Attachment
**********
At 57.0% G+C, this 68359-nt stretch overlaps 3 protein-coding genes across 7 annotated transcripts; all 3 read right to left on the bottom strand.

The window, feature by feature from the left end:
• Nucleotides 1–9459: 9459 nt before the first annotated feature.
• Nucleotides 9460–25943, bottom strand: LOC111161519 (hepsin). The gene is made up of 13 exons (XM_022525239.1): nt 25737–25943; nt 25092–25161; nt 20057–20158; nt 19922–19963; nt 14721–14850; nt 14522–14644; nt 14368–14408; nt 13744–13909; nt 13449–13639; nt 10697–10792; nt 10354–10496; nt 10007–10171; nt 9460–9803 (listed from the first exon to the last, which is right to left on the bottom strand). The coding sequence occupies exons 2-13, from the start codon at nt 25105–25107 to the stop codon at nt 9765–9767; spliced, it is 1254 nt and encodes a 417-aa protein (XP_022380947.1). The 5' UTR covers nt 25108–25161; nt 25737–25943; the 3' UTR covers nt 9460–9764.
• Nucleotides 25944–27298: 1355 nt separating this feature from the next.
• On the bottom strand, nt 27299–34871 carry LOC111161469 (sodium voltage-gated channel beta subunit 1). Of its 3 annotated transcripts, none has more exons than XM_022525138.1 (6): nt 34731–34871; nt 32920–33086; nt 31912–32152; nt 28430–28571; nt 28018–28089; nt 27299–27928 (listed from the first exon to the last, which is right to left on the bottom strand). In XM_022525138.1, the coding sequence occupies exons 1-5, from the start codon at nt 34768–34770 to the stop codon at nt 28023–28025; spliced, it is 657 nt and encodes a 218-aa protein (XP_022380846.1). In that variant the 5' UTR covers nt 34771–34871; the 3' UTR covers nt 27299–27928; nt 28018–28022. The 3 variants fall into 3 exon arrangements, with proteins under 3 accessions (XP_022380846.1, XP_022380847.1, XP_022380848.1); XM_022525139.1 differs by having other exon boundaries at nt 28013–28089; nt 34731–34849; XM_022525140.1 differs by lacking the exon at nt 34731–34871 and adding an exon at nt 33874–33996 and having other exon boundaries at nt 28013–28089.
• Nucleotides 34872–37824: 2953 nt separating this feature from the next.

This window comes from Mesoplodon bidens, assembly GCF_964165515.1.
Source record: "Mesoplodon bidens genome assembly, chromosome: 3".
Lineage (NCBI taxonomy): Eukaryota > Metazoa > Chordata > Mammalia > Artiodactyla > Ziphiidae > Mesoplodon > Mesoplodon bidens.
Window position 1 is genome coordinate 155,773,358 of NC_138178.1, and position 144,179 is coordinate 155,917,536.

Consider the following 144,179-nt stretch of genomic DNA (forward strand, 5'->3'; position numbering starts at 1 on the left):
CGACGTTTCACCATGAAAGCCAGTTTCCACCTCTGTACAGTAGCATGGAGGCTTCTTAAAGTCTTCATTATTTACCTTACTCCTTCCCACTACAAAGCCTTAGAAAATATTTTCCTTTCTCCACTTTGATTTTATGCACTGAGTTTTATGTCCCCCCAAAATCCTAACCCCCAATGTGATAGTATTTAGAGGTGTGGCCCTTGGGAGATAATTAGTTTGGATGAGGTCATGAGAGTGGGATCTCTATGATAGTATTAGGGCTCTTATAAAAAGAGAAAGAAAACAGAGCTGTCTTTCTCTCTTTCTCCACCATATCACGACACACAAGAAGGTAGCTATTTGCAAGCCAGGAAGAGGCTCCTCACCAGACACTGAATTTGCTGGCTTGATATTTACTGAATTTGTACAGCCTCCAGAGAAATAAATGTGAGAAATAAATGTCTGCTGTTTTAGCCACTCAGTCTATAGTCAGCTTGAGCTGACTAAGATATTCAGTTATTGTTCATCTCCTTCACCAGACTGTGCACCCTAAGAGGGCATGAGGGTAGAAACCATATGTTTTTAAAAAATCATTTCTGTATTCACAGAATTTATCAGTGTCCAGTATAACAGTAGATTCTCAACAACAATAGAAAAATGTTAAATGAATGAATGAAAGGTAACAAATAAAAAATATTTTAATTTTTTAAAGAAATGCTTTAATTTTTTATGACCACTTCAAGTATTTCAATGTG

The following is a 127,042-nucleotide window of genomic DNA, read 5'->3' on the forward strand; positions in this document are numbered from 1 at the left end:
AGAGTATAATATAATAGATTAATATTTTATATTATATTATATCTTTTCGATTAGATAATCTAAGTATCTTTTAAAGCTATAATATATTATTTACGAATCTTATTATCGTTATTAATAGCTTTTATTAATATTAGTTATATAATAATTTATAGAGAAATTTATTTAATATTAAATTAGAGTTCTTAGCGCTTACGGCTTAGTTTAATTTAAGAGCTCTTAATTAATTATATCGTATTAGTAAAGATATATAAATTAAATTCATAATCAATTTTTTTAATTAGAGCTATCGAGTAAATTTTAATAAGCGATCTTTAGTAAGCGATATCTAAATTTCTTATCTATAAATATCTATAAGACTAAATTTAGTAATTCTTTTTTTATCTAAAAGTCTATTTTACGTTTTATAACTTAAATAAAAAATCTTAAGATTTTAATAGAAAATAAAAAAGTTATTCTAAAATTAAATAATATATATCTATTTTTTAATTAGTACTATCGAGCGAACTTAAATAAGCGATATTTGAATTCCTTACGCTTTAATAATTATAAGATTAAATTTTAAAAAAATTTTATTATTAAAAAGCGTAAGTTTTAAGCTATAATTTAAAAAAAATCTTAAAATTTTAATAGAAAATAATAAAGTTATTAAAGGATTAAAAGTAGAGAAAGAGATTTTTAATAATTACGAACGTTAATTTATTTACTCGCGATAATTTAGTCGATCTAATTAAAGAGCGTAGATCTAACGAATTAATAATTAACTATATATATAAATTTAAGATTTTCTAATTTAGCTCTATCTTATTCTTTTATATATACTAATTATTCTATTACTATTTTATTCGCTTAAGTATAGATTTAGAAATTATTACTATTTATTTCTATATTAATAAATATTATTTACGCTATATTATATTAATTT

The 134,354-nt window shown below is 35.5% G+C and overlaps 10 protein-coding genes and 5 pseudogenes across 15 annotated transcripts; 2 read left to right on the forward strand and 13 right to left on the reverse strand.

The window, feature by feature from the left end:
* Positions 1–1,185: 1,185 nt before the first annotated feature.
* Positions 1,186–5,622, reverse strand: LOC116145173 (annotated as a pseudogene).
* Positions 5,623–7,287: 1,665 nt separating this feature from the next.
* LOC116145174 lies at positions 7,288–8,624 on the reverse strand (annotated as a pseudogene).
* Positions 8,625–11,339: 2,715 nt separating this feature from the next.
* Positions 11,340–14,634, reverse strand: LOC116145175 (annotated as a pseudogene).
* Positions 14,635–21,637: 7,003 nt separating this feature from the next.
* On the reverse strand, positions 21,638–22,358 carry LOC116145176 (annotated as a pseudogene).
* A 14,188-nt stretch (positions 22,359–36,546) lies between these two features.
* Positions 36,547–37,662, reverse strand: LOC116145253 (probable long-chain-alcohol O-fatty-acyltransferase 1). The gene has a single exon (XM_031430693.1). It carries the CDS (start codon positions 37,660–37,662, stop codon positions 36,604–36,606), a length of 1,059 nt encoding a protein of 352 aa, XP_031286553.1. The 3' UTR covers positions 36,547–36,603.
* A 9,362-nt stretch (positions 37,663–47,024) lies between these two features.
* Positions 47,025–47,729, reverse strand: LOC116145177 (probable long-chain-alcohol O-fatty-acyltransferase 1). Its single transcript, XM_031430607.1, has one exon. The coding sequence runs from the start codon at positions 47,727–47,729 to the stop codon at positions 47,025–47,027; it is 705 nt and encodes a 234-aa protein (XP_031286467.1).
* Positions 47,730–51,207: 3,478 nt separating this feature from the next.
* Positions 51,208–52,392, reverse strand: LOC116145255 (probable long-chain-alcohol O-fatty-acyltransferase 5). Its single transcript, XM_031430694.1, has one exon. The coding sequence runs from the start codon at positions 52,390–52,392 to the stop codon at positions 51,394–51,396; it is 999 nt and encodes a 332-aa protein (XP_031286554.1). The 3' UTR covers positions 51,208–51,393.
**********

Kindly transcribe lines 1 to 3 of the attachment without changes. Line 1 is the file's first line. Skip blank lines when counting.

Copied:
At 57.0% G+C, this 68359-nt stretch overlaps 3 protein-coding genes across 7 annotated transcripts; all 3 read right to left on the bottom strand.

The window, feature by feature from the left end:
• Nucleotides 1–9459: 9459 nt before the first annotated feature.